What you, as employer, make happen during the interviewing process and subsequent onboarding, can make the difference between a winning hire and a losing one.
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When LeBron James opted out of his contract with the Cavaliers early to join the Lakers, he didn’t come alone. To the surprise of many, he convinced long-time rival Lance Stephenson to leave the Pacers and join him. The Lakers’ roster is still changing thanks to James’s recruitment efforts.
Your startup may be a lot like the Lakers, in that its momentum begins with strategic recruiting and effective onboarding. You don’t have the luxury of investing in candidates who don’t thrive in their roles, because everyone’s daily contribution is critical to the company’s short- and long-term success. You don’t have the resources or the time to recruit, train, fire and restart multiple times.
And here, you’re not alone: According to the Society for Human Resources Management, even well-established organizations have little room for error in the hiring process. Not every new hire requires a professional athlete’s salary, but filling each position costs an average of $4,129. It also takes an average of 42 days to fill an open position, and as the leader of a cash-strapped startup trying to find its feet, you know that every one of those dollars and days counts.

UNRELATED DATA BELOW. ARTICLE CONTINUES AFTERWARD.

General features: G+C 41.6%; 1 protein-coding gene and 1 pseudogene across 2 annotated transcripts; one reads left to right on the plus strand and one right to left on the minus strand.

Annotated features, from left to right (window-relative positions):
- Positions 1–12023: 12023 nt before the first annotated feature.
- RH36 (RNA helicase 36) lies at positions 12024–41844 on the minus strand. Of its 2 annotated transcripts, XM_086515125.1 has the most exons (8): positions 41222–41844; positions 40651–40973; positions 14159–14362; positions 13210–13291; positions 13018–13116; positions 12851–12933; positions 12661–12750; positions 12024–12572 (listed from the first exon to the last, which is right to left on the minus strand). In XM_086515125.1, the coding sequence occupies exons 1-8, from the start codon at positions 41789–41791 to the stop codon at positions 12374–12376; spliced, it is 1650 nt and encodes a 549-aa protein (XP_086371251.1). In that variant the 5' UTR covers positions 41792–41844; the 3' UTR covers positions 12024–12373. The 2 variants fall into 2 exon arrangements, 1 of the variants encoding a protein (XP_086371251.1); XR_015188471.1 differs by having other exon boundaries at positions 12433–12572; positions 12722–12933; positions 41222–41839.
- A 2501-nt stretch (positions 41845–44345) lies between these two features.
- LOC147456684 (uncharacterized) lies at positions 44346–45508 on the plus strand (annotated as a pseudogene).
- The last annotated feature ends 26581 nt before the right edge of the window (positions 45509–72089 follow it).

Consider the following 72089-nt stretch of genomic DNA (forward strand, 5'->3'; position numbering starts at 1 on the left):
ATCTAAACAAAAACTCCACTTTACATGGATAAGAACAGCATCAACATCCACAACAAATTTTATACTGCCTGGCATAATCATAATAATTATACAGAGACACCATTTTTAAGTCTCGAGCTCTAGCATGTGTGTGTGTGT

Recruiting is one of the biggest challenges startup founders face. Because the company is still young, the employee’s role might be less defined than it would be at other companies, and that can make it difficult for you, during the interviewing process, to sell a candidate on taking the job.
Next comes onboarding; and onboarding also has its challenges. What might seem like minor hurdles, such as not having a workstation set up or not taking a newcomer around for formal introductions with the rest of the team, can make this new hire feel like less of a priority.
That isn’t the way to start off on the right foot with a new employee.
However, there is advice that can be offered for this scenario. And I can offer it, having learned a few things during my journey to help your startup recruit and establish an onboarding process:
1. Exude passion for your vision.
Larger corporations may outbid you in compensation, but leverage what is unique to your organization: passion for your vision. For many potential employees, the opportunity to work with people who are passionate about what they’re doing outweighs compensation and industry.
All those employees will spend roughly a third of their lives at work, according to the World Health Organization, so although someone could have his or her dream job, being surrounded by people who lack enthusiasm, humor, curiosity and the drive to grow, is going to make you miserable.
Remember, this is a two-way street: People will want to work for your company if you are infectious with your vision; likewise, you also want to identify and hire candidates who have the same enthusiasm or excitement about your company.
When Zappos launched in 1999, its founder, Nick Swinmurn, had a clear vision: to offer the best selection in shoes and the absolute best customer service of any online retailer. The company also realized that in order for employees to deliver top-notch service to customers, those employees themselves needed to love coming to work every day and be passionate about providing outstanding customer experiences.
2. Let your current employees refer new super-stars.